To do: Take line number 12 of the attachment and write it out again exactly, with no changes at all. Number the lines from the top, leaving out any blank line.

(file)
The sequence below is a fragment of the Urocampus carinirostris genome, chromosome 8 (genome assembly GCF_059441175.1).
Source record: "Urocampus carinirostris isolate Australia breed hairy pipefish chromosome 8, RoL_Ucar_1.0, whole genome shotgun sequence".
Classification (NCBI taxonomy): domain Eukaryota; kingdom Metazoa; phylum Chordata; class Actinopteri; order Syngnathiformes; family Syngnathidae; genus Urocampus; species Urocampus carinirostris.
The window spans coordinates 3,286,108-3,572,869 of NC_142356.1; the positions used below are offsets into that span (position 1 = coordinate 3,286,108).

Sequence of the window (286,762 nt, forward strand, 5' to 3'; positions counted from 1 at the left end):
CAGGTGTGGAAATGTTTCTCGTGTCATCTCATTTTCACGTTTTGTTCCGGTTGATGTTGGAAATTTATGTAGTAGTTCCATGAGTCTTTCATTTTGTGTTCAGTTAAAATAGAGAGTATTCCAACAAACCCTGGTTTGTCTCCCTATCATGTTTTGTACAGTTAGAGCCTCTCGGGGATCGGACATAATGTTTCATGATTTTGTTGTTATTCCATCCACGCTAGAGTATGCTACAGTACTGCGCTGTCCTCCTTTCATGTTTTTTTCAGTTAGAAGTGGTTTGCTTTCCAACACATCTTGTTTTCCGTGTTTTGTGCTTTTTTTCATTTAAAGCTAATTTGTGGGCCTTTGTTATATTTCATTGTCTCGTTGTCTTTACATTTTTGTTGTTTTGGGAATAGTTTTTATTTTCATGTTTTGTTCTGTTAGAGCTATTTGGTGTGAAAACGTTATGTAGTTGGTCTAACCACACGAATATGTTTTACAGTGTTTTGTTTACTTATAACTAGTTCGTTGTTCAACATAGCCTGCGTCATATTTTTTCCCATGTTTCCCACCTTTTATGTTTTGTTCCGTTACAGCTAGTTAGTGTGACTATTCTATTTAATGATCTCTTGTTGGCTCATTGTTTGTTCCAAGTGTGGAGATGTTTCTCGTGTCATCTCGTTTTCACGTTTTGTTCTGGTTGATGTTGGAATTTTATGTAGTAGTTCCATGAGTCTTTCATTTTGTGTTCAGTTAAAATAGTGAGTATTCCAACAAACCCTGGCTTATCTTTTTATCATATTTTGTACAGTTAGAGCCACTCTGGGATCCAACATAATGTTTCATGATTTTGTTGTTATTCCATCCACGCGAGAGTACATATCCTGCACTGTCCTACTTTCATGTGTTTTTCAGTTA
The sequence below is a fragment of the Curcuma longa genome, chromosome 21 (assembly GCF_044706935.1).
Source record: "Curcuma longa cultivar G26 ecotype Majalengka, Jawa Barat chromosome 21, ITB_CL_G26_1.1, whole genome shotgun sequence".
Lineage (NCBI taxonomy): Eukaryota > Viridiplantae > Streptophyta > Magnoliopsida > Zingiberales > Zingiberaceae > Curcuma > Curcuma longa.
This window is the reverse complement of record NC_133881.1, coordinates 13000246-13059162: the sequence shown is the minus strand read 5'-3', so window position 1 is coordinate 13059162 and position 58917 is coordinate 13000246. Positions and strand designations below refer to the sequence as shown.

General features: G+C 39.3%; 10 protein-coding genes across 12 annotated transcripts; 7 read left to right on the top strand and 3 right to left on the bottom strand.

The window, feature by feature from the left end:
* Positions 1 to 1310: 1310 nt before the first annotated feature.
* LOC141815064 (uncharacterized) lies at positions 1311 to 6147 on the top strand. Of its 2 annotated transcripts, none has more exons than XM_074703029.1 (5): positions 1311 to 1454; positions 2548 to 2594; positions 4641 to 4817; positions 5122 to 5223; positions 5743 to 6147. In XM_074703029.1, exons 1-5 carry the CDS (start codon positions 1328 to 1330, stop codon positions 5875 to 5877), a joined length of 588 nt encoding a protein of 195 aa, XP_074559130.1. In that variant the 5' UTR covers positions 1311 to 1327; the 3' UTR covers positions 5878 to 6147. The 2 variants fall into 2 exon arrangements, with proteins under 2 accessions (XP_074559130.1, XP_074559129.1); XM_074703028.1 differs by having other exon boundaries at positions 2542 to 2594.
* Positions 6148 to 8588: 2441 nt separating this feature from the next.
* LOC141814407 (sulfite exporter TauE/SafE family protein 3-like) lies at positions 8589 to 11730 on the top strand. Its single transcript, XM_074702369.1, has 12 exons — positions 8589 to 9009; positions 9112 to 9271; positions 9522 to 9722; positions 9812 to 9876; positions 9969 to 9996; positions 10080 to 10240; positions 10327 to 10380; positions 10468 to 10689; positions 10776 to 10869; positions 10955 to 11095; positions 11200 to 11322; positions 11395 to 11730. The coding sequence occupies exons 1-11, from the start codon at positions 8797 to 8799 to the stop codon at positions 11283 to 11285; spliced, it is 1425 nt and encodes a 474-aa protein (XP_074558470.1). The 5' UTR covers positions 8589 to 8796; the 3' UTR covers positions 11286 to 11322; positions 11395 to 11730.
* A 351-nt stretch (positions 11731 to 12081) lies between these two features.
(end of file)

The window, feature by feature from the left end: